Former Indian high commissioner of Pakistan Ajay Bisaria offers the inside story of how India’s post-Pulwama coercive diplomacy spooked Pakistan, forcing it to rethink its terror policy
In his new book, Anger Management: The Troubled Diplomatic Relationship Between India and Pakistan, ex-Indian high commissioner Ajay Bisaria reveals how India’s post-Pulwama coercive diplomacy spooked Pakistan, forcing it to rethink its terror policy. The Pakistan government — on high alert, with nine Indian missiles reportedly pointed at them — reached out to Ajay Bisaria, the then Indian high commissioner, to facilitate a conversation between Imran Khan and PM Narendra Modi.
The night in question, described later by Modi himself as the “qatal ki raat” (night of bloodshed), was the night of February 27, 2019, the first of the two that the captured Indian wing commander, Abhinandan Varthaman, spent in Pakistan’s custody after the India-Pakistan aerial dogfight earlier in the day.
Former diplomat Ajay Bisaria pens down in his book how PM Modi declined to take a call from former Pakistan PM Imran Khan after the Balakot strike.
In the aftermath of Balakot airstrike in 2019, the then Prime Minister of Pakistan Imran Khan was keen on talking to Prime Minister Narendra Modi but the latter declined Khan’s midnight call, says former diplomat Ajay Bisaria. In his upcoming book, Bisaria, who was serving as Indian High Commissioner to Islamabad when the Balakot strike took place on January 26, 2019 also wrote that India was willing to send an aircraft of the Indian Air Force to Pakistan to bring back Wing Commander Abhinandan Varthaman, but the Pakistani government refused permission.
Varthaman, who is now a Group Captain, had shot down a Pakistani jet on February 27, 2019 before his MiG 21 Bison jet was hit in a dogfight.
In his book, ‘Anger Management: The Troubled Diplomatic Relationship Between India and Pakistan’, Bisaria has penned down how PM Modi declined a midnight call by Imran Khan after the Balakot strike, reported PTI. On January 26, 2019, India’s warplanes pounded a Jaish-e-Mohammed terrorist training camp in Balakot in Pakistan, in response to the Pulwama terror attack.”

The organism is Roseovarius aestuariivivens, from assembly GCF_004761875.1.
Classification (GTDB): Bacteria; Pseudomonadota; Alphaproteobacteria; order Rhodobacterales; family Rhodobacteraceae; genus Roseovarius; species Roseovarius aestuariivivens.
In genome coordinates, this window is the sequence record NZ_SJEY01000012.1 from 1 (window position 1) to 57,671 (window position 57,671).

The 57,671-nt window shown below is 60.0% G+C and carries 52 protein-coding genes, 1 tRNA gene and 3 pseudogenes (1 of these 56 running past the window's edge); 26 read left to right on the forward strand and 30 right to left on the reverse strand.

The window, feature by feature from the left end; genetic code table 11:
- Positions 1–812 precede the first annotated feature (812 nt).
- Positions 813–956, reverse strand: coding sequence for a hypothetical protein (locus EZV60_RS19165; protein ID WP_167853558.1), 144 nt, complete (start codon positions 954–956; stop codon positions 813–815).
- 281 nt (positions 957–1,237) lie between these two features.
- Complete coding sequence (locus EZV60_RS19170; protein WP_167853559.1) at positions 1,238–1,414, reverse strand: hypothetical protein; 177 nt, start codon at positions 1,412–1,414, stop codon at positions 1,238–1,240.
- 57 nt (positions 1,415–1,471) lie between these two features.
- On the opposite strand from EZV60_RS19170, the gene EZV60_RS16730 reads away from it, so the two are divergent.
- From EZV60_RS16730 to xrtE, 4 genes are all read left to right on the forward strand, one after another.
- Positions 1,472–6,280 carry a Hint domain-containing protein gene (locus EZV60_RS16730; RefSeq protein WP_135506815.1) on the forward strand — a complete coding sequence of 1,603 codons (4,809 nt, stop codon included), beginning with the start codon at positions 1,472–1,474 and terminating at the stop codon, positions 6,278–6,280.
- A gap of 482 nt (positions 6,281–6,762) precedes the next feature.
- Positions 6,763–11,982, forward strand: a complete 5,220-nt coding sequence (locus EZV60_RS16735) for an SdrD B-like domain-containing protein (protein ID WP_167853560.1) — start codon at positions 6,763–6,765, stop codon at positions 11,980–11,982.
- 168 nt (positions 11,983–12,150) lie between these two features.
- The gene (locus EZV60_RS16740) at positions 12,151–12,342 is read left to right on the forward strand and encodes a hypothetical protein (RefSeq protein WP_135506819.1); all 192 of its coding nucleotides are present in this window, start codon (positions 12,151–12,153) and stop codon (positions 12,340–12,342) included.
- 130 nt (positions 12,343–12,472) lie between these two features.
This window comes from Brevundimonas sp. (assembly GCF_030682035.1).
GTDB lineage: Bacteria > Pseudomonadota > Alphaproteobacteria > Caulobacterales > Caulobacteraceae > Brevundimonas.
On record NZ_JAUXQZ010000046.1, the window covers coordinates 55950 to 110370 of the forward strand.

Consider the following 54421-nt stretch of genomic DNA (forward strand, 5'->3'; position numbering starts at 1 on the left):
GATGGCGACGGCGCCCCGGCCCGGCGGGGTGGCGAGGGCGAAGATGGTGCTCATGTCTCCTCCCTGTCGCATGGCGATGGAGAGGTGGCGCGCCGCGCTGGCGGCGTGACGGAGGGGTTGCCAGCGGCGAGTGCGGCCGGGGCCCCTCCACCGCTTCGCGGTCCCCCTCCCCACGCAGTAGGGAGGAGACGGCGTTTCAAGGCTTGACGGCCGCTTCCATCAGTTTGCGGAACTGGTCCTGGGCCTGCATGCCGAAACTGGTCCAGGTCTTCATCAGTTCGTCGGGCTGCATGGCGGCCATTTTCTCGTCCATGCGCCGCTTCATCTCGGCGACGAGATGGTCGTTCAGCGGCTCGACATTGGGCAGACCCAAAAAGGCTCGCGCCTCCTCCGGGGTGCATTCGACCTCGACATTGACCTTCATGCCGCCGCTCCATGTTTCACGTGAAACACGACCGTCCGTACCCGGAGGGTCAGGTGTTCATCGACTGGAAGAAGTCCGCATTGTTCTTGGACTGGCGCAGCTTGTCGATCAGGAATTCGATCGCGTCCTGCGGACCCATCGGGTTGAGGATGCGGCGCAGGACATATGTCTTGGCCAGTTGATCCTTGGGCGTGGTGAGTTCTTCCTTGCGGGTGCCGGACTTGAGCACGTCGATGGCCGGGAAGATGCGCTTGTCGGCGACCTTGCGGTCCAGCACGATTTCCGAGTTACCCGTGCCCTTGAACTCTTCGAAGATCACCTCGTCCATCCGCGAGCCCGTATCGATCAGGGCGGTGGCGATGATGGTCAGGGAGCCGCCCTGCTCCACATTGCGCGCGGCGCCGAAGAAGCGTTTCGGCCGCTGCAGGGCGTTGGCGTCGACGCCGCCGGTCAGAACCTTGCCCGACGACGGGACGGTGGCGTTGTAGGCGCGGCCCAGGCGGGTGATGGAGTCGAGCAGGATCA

A day after India’s airstrikes at Balakot, Pakistan foreign secretary Tehmina Janjua informed the ambassadors of the US, UK, and France during a briefing about a message she received from the Pakistan Army.
The message said that “nine missiles from India had been pointed towards Pakistan, to be launched any time that day”.
“The foreign secretary requested the envoys to report this intelligence to their capitals and ask India not to escalate the situation. The diplomats promptly reported these developments, leading to a flurry of diplomatic activity in Islamabad, P5 capitals, and in New Delhi that night,” Bisaria writes.
The permanent members of the UN Security Council, Russia, the US, UK, China, and France are collectively known as P5 nations.
Bisaria says one the ambassadors recommended Janjua that Pakistan should convey its concerns directly to India.
“At around midnight I got a call in Delhi from Pakistani High Commissioner Sohail Mahmood, now in Islamabad, who said that PM Imran Khan was keen to talk to Prime Minister Modi,” he says.
“I checked upstairs and responded that our prime minister was not available at this hour but in case Imran Khan had any urgent message to convey he could, of course, convey it to me. I got no call back that night,” he recounts.
He further says that the US and UK envoys in Delhi got back overnight to the India’s foreign secretary and claimed that Pakistan was ready to de-escalate the situation, act on India’s dossier and seriously address the issue of terrorism.
“Pakistan’s PM would himself make these announcements and the pilot would be returned to India the next day,” says Bisaria.
“Prime Minister Modi would later say in a campaign speech that, ‘Fortunately, Pakistan announced that the pilot would be sent back to India. Else, it would have been qatal ki raat, a night of bloodshed’,” Bisaria writes further.